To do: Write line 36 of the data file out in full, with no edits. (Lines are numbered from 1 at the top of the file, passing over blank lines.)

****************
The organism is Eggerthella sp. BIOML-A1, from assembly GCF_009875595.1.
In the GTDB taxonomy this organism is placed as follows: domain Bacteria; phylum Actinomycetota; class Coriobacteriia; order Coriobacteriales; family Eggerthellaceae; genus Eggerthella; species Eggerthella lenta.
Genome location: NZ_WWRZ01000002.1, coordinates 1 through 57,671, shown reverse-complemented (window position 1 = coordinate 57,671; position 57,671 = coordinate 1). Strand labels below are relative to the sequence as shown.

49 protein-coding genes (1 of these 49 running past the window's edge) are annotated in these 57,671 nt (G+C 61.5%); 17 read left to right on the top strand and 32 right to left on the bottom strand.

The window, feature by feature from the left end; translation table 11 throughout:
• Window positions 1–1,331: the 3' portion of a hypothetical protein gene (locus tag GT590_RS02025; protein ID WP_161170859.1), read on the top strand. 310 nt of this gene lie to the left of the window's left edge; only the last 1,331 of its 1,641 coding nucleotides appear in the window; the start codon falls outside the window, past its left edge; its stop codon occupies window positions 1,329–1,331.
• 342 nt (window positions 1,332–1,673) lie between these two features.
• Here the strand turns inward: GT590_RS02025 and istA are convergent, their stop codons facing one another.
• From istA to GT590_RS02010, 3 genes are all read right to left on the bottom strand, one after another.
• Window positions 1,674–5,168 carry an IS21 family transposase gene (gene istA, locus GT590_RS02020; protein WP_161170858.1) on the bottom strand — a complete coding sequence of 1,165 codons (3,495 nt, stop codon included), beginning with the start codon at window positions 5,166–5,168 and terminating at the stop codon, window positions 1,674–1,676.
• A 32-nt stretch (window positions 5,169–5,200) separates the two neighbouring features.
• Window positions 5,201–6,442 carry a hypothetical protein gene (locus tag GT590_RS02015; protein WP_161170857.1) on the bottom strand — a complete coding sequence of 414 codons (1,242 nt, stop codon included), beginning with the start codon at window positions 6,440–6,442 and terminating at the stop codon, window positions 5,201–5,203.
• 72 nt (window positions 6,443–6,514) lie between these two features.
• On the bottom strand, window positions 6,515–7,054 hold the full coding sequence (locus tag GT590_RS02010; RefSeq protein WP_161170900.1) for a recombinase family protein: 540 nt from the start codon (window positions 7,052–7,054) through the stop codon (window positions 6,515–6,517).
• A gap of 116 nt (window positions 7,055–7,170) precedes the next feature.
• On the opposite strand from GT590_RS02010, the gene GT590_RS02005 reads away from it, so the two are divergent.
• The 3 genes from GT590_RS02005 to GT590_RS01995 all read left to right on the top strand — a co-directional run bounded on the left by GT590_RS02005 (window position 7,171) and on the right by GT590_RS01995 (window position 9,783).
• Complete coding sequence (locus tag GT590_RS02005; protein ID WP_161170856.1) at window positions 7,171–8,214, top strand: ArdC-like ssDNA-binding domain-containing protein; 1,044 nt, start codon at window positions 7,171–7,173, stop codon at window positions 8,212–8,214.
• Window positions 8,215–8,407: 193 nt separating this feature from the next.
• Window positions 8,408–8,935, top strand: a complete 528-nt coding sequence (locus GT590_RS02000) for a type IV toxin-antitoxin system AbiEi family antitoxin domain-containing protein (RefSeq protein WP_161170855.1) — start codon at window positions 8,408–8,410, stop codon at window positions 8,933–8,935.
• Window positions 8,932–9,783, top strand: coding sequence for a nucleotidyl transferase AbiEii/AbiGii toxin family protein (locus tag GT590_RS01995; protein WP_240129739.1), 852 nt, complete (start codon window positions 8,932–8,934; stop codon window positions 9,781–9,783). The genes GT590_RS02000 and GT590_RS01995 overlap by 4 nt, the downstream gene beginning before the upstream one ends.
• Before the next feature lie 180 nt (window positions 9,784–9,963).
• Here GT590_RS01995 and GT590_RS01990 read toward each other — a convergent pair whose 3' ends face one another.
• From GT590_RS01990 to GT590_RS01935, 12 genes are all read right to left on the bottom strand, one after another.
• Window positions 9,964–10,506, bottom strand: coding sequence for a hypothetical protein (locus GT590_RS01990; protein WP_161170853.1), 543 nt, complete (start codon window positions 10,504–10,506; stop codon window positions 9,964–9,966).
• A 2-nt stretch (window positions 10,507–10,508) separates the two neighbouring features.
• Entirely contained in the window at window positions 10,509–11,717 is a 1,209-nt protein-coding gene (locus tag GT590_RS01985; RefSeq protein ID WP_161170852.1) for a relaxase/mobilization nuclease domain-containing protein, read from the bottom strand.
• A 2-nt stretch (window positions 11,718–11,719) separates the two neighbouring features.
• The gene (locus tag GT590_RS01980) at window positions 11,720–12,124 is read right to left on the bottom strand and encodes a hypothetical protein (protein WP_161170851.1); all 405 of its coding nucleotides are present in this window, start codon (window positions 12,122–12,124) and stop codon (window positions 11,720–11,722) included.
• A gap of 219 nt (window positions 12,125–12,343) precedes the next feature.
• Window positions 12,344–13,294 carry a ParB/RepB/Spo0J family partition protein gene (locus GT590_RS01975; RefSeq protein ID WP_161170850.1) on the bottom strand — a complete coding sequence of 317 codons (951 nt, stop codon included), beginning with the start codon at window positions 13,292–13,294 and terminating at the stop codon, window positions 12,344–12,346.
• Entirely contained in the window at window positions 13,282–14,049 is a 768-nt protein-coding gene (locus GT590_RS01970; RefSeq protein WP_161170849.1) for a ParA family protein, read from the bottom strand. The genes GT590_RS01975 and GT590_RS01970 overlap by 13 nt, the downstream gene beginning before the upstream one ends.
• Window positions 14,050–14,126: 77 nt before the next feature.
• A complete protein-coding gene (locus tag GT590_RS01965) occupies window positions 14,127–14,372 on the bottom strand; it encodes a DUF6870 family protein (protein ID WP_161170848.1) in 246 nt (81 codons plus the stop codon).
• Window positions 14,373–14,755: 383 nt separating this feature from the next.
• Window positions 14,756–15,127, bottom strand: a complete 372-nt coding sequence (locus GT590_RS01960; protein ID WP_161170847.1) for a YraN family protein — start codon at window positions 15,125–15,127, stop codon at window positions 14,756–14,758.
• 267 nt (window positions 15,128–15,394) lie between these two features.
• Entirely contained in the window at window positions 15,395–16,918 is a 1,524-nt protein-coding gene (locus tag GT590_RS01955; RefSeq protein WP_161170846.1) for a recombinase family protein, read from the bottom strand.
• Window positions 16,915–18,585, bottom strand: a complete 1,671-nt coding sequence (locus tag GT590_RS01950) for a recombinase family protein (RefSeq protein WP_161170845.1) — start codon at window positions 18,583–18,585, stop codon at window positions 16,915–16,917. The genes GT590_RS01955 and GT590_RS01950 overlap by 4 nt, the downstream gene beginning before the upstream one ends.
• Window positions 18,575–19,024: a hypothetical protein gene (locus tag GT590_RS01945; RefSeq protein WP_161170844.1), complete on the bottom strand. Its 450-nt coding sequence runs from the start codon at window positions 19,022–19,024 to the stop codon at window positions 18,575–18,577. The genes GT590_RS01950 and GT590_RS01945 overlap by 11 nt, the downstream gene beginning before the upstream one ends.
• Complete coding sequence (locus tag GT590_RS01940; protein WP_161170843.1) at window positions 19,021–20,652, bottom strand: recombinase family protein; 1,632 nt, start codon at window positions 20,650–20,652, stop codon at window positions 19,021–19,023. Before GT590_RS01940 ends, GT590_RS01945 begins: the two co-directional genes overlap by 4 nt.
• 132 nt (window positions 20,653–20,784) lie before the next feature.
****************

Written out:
• Window positions 14,756–15,127, bottom strand: a complete 372-nt coding sequence (locus GT590_RS01960; protein ID WP_161170847.1) for a YraN family protein — start codon at window positions 15,125–15,127, stop codon at window positions 14,756–14,758.